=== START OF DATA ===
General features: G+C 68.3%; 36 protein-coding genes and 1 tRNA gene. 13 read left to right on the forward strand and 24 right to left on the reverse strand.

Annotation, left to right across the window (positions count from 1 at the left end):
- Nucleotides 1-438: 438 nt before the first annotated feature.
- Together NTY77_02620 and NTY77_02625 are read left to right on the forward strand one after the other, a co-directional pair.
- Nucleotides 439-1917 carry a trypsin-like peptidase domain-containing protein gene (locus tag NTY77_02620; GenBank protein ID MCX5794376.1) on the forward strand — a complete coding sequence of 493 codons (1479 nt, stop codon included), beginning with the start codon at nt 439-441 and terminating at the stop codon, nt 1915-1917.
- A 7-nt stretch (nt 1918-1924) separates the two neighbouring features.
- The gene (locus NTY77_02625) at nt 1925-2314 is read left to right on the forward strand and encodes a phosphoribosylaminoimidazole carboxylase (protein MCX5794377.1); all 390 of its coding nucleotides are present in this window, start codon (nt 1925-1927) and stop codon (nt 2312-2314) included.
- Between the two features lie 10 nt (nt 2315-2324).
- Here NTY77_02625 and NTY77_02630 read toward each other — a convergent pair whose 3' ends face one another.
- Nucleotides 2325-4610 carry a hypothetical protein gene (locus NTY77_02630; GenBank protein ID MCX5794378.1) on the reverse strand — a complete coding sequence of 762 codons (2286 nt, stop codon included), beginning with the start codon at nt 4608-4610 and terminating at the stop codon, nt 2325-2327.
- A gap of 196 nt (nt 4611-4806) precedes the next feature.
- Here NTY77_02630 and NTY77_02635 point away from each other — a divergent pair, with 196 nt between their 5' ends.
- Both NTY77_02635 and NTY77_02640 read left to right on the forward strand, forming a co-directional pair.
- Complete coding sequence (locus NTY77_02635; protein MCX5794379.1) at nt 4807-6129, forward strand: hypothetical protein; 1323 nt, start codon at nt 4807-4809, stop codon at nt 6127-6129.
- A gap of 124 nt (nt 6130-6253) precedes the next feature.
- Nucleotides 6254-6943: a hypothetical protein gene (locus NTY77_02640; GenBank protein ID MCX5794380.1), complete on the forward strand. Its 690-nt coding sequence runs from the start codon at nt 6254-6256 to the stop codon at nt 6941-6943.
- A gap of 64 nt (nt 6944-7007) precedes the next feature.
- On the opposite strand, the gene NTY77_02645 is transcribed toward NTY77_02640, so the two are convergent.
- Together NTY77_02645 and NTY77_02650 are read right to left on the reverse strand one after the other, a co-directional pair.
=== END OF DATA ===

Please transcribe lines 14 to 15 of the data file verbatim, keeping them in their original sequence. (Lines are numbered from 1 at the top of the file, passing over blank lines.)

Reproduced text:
- Complete coding sequence (locus NTY77_02635; protein MCX5794379.1) at nt 4807-6129, forward strand: hypothetical protein; 1323 nt, start codon at nt 4807-4809, stop codon at nt 6127-6129.
- A gap of 124 nt (nt 6130-6253) precedes the next feature.